In order to provide useful diagnostic information for optimal clinical management, a fine needle aspiration (FNA) sample of a thyroid nodule should be representative of the underlying lesion. A good criterion of adequacy, when appropriately applied, ensures a low false-negative rate. It is worth emphasizing, however, that cellularity/adequacy is dependent not only on the technique of the aspirator, but also on the inherent nature of the lesion (e.g., solid vs. cystic). In general, the adequacy of a thyroid FNA is defined by both the quantity and quality of the cellular and colloid components.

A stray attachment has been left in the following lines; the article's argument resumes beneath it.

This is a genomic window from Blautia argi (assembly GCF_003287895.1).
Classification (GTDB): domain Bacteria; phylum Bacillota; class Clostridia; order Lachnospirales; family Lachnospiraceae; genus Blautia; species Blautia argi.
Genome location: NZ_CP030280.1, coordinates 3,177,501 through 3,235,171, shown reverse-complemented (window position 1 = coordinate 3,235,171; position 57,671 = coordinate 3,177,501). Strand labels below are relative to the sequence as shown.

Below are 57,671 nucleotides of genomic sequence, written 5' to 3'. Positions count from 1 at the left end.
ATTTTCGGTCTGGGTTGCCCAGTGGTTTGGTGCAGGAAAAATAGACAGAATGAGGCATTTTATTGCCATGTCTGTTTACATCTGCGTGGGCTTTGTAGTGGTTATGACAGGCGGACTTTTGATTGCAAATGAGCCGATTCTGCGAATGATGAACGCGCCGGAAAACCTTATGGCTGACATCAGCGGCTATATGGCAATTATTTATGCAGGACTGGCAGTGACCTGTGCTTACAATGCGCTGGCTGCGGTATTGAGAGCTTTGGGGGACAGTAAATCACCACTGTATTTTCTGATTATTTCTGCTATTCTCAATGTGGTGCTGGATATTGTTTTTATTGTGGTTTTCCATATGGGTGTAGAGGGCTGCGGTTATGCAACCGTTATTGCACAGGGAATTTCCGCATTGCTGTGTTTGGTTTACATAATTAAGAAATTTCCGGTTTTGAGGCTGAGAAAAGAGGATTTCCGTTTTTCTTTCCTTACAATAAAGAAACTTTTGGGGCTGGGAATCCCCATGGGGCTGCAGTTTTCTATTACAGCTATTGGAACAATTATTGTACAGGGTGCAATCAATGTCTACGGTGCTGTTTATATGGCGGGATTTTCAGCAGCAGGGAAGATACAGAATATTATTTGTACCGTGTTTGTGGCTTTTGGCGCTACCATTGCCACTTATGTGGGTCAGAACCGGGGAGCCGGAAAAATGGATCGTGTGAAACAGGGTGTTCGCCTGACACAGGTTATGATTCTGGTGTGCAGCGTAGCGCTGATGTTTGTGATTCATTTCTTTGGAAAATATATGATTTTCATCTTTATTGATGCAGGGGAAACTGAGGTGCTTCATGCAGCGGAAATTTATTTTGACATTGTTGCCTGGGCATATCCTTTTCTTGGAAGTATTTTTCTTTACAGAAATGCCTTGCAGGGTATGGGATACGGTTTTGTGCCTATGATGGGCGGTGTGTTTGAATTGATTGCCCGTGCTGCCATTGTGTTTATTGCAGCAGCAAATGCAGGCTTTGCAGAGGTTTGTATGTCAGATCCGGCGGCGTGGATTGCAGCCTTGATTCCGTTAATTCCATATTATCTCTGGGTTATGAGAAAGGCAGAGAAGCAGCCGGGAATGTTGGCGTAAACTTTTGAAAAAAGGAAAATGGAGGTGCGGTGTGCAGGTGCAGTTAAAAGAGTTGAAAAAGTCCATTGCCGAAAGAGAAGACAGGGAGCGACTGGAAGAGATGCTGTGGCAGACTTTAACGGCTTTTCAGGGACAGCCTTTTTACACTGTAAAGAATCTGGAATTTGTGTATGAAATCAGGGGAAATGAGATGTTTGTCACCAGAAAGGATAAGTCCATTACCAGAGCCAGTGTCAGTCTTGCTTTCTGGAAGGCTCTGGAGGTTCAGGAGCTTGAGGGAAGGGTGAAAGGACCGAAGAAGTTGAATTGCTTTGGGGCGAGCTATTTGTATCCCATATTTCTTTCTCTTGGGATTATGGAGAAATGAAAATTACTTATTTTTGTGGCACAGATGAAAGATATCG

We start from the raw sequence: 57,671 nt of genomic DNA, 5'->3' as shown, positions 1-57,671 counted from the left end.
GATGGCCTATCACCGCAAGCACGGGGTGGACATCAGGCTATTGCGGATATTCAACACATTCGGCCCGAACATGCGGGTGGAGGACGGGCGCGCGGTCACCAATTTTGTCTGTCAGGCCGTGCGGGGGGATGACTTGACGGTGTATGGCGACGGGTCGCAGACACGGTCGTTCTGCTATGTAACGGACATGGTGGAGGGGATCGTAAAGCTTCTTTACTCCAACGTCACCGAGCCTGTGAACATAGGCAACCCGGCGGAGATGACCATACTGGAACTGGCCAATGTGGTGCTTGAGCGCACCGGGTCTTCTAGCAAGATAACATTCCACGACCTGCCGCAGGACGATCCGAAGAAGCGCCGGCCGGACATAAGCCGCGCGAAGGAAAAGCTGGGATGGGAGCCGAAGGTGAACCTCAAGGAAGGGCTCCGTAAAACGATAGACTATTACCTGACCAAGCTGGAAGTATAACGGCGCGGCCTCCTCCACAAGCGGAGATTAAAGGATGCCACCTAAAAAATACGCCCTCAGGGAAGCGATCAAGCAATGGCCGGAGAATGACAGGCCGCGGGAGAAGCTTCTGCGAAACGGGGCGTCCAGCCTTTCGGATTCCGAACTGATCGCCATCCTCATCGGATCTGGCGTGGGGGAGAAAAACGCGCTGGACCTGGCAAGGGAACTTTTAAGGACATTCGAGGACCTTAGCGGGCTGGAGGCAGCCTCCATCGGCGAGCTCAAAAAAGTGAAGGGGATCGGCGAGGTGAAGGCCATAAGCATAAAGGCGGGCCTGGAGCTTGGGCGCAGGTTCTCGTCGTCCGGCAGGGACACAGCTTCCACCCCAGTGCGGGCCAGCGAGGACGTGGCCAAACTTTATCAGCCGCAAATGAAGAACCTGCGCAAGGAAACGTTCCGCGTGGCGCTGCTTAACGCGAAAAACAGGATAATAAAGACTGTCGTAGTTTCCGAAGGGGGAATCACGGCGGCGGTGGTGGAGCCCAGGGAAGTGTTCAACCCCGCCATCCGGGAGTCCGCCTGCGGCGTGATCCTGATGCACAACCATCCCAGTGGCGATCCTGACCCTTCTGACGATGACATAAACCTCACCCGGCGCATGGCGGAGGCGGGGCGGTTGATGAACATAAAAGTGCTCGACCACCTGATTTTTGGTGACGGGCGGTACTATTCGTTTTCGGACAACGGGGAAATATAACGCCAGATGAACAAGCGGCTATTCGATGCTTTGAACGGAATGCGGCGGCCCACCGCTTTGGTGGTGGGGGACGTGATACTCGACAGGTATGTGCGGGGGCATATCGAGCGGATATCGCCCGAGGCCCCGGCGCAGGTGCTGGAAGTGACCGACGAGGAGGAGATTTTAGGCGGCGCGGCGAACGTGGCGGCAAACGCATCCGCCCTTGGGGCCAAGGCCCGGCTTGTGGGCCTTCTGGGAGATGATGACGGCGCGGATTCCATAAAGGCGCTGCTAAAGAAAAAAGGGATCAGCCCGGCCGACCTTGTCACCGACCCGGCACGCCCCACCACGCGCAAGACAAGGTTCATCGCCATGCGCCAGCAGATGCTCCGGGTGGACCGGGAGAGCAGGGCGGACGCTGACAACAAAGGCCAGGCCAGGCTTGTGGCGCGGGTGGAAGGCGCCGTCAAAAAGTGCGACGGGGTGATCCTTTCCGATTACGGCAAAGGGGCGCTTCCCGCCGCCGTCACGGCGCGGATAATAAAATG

An assessment of specimen adequacy is an integral component of an FNA interpretation because it conveys the degree of certainty with which one can rely on the result. The definition of an adequate specimen in thyroid FNA is subjective and controversial. While the quality of a specimen is irrefutably critical to proper interpretation, controversy is introduced when rigid numerical criteria for cell quantity are imposed. No study supports any specific follicular cellularity as applicable to all cases (benign and malignant, cystic and solid) with high diagnostic accuracy. Additionally, there is no consensus supporting a minimum number of FNA passes required to obtain adequate samples. High quality specimens contain sufficient cells representative of a lesion to allow the observer to confidently render an accurate interpretation. High quality requires proficient collection combined with excellent slide preparation, processing, and staining.
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